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Russell Crowe as Fr. Gabriele Amorth in ‘The Pope’s Exorcist’Screenshot/YouTube

ROME (LifeSiteNews) — A group of exorcists has strongly criticized Russell Crowe’s new blockbuster film about the group’s founder, stating the film is “cinema splatter” aimed at “arousing strong and unhealthy emotions.”

The International Association of Exorcists (IAE), founded in 1990 by Father Gabriel Amorth and approved by the Vatican in more recent years, issued a statement March 7 roundly condemning a film about Amorth, due to be released April 14. “The vision of the trailer of the film confirms, if necessary, not only its quality as a cinema splatter, a true sub-genre of horror cinema, but its unreliability on such a delicate and relevant issue,” wrote the group.

READ: Exclusive: Interview with Rome chief exorcist Fr. Gabriele Amorth

Titled “The Pope’s Exorcist,” the film stars well-known actor Russell Crowe, who has billed the film as being based on Amorth’s own memoirs and writings. A member of the Pauline order, Amorth was appointed the chief exorcist of the Diocese of Rome in 1985. He stated in 2013 that he had driven out 160,000 demons during his prolific career of many thousands of exorcisms.

Amorth, who died in 2016 aged 91, arguably became more of a household name among Catholics with the publication of his English language books “An Exorcist Tells His Story” and “An Exorcist, More Stories.” Widely recognized as the Church’s most knowledgeable and experienced exorcist, Amorth warned how faith had been replaced by “superstition, magic, Satanism, or Ouija boards,” all of which “open all the doors to the presence of demons.”

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“The Pope’s Exorcist,” costing $18 million to produce, has attracted considerable attention, both due to Crowe as lead actor but also due to the subject matter involving the occult and the Catholic Church. 

Crowe has stated that “obviously the way things are portrayed in the movie are specific to the art of filmmaking and are designed to be a piece of entertainment.” Crowe reportedly studied Amorth’s writings, and the film came about due to the production company – Screen Gems, a subsidiary of Sony – buying the rights to the priest’s story.

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But the IAE has warned against the film, stating that Crowe’s portrayal of Amorth does not represent the priest’s actions or manners. They accused the film star and producers of having missed the “spirit of service” that characterized Amorth “in his ministry of consolation.” The IAE continued:

The Catholic Church is then represented by an equally unbelievable pope, played by Italian actor Franco Nero. Finally, the Vatican environments, painted with the usual tried-and-true range of chiaroscuro hues, give the film a ‘Da Vinci Code’-esque effect to instill in the audience the usual doubt: who is the real enemy? The devil or ecclesiastical ‘power’?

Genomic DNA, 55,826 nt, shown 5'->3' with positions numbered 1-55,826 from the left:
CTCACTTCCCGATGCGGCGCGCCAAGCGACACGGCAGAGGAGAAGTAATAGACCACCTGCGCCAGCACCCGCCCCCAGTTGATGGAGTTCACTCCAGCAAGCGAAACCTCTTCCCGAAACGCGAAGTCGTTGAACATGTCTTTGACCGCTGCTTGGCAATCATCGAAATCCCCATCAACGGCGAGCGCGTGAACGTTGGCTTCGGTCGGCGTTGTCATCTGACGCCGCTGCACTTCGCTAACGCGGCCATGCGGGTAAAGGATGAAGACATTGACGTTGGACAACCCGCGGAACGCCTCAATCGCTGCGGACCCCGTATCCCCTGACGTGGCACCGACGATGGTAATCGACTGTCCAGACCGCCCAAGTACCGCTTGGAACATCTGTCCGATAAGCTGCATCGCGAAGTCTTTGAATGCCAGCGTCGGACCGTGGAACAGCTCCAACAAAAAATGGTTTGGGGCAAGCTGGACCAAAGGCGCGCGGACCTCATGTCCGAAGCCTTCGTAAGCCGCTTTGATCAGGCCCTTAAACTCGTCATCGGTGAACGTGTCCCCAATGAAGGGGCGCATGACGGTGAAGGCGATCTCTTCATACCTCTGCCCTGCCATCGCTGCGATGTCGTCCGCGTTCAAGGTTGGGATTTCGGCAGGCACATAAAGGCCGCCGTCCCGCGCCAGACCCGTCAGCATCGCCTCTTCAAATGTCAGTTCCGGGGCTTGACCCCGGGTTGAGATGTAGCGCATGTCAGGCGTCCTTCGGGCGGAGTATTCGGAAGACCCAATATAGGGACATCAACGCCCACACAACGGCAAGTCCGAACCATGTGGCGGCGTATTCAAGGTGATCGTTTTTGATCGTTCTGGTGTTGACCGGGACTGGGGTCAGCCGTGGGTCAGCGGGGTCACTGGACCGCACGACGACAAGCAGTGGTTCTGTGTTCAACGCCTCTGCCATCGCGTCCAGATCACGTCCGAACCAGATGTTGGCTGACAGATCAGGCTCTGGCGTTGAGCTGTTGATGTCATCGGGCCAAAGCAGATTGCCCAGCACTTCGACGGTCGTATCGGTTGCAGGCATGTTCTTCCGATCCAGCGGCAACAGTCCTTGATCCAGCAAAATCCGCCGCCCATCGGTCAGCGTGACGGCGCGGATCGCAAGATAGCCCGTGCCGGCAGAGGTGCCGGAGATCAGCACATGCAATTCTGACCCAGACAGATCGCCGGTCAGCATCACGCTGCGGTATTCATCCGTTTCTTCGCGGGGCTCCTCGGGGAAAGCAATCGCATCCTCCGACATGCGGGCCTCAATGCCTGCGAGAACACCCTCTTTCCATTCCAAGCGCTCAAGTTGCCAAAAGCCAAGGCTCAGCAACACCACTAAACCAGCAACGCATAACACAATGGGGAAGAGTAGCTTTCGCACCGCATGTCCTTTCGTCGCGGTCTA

With Amorth’s life revolving around many thousands of exorcisms, they naturally form part of the film’s plot, but the esteemed exorcist’s group warned that the film’s portrayal of such events was not factual: “As was the case in other films, everything is exaggerated, with striking manifestations on the physical and verbal level, typical of horror films.”

The IAE wrote the film’s presentation of Amorth’s exorcisms “besides being contrary to historical reality, distorts and falsifies what is really lived and experienced during the exorcism of truly possessed people that we, Catholic exorcists, celebrate according to the directives given by the Church.” 

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They deemed the film to be “insulting with regard to the state of suffering in which those who are victims of an extraordinary action of the devil are placed.”

In addition to the film being “exaggerated” with regard to the priest and the person possessed, the IAE accused the film of being a danger to viewers. The film’s depiction of exorcisms is “a spectacle aimed at arousing strong and unhealthy emotions, thanks to a gloomy set design, with sound effects such as to arouse only anxiety, disquiet and fear in the viewer,” they wrote.

The end result is to instill the belief that exorcism is an abnormal, monstrous and frightening phenomenon, whose only protagonist is the devil, whose violent reactions can be confronted with great difficulty; which is the exact opposite of what occurs in the context of exorcism celebrated in the Catholic Church in obedience to the directives it issues.

But the group is not completely against films dealing with the occult, with one film in particular being recommended by the exorcists: “Libera Nos. The Triumph Over Evil.” The IAE praised the work for its “authentic” portrayal of an exorcist and exorcisms, including “how exorcism is a highly joyful event, because, as one experiences vividly the presence and action of Christ the Lord and the Communion of Saints, those who are tormented by the extraordinary action of the devil gradually find liberation and peace.”